So why did they go with carbon fiber? Is it to save or reduce weight? I was thinking that for the walls of a rotary valve percision machined inserr's made out of a smooth and well wearing material would make sense since if and when they did wear you could just change the insert. Same thing for the rotor it self. If the contact points where serviceable then a rebuild would be a s simple as removeing the contact points and screwing new one's on. If the valves body was say lined with hardened steel and contact points on the rotor where made from say brass you would never wear the valve body's surface out since the brass is softer it would wear. So in thoery you would only have to change the contact points on the rotar it self. To save weight due to steel being so much stronger then brass you would need to use less ove it. So the rotar for instance could be made out of stainless steel and have brass shoes that attached to it. The valve body would then be lined with steel insert. You follow me. The stainless steel spindle or rotar body would not wear so the thrust plate could be made from steel as well and then use a brass trust bearing to seperate the steel from steel contact. This would elimanate problems witht he thrust plates wearing badly.. Just some idea's though.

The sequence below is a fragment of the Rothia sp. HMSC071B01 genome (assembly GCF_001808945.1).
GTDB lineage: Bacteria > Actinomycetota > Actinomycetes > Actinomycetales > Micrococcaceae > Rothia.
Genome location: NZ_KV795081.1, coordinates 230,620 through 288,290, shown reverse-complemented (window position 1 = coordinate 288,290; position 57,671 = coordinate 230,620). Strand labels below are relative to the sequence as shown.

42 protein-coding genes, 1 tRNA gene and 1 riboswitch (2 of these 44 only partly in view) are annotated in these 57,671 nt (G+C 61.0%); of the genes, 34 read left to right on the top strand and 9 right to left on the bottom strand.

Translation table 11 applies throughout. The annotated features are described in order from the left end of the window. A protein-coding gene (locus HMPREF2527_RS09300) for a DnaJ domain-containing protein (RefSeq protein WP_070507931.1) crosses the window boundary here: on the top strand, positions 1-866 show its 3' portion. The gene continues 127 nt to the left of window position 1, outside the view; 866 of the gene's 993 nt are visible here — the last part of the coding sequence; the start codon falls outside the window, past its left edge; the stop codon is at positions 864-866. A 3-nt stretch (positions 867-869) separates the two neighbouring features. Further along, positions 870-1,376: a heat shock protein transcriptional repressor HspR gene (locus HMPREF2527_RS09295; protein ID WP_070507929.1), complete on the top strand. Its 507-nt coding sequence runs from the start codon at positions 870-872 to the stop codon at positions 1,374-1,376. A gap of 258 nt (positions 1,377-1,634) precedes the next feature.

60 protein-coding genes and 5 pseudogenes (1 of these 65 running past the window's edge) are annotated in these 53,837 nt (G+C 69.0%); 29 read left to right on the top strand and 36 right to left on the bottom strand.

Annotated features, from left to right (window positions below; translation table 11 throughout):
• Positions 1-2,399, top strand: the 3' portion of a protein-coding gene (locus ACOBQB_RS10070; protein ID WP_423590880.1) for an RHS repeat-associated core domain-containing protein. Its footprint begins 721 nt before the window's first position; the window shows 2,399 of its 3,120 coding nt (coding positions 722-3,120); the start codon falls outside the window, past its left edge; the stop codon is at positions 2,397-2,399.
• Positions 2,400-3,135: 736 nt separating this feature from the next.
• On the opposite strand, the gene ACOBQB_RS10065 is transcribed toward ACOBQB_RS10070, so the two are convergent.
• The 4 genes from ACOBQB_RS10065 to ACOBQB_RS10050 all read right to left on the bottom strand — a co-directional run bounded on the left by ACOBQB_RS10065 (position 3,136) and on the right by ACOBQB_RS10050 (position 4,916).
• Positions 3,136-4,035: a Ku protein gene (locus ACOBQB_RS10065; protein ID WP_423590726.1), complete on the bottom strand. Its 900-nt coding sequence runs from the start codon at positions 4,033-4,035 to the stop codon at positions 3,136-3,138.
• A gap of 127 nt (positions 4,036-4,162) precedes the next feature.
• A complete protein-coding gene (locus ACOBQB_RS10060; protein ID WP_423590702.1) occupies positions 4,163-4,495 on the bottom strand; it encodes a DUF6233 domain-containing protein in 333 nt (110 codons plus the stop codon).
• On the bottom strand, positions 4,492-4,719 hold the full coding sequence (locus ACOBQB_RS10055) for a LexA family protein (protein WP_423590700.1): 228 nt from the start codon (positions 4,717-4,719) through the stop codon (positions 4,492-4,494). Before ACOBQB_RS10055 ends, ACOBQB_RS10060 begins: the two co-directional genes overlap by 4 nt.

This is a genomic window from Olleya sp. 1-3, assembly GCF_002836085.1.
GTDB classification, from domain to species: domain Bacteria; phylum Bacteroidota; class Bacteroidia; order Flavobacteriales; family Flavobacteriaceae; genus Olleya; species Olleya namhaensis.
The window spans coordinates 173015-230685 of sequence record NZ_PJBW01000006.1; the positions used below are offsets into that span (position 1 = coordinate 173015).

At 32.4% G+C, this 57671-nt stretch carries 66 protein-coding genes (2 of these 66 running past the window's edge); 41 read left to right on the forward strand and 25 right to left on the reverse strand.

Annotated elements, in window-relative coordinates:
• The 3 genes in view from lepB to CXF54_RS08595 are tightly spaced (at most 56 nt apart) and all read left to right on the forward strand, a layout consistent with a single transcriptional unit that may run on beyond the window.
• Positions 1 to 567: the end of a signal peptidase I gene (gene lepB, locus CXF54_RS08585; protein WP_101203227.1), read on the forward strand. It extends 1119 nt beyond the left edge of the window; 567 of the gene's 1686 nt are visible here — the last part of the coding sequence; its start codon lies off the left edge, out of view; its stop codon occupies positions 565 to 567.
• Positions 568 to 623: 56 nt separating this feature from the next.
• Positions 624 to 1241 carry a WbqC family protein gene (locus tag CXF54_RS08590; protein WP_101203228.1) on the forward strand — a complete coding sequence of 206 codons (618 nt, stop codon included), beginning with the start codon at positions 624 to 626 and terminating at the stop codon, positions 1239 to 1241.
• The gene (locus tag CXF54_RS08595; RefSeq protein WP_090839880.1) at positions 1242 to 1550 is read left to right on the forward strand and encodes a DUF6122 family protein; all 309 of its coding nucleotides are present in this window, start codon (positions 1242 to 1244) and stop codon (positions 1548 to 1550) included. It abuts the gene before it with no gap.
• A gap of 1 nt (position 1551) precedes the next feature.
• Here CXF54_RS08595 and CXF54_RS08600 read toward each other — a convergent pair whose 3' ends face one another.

I just know that with the cost of French horns being what they are or any rotary instrument for that matter they should not be as prone to wear as they are an dthey should be built with some parts designed to wear and those pieces should be modular and changeable. The stops should be built in much better then they are and the string should be elimanated with adjuable linkage. I am sure other's have thought of everything I suggest but not acted on them in large scale. Again the industry that is Band Instruments seem to be happy to keep doing things in a silly old fashioned way and seem to change if they can do it cheaper not better! Their are those specialty companies like the one you pointed out though!
     
  4. nickpasternack

    nickpasternack Pianissimo User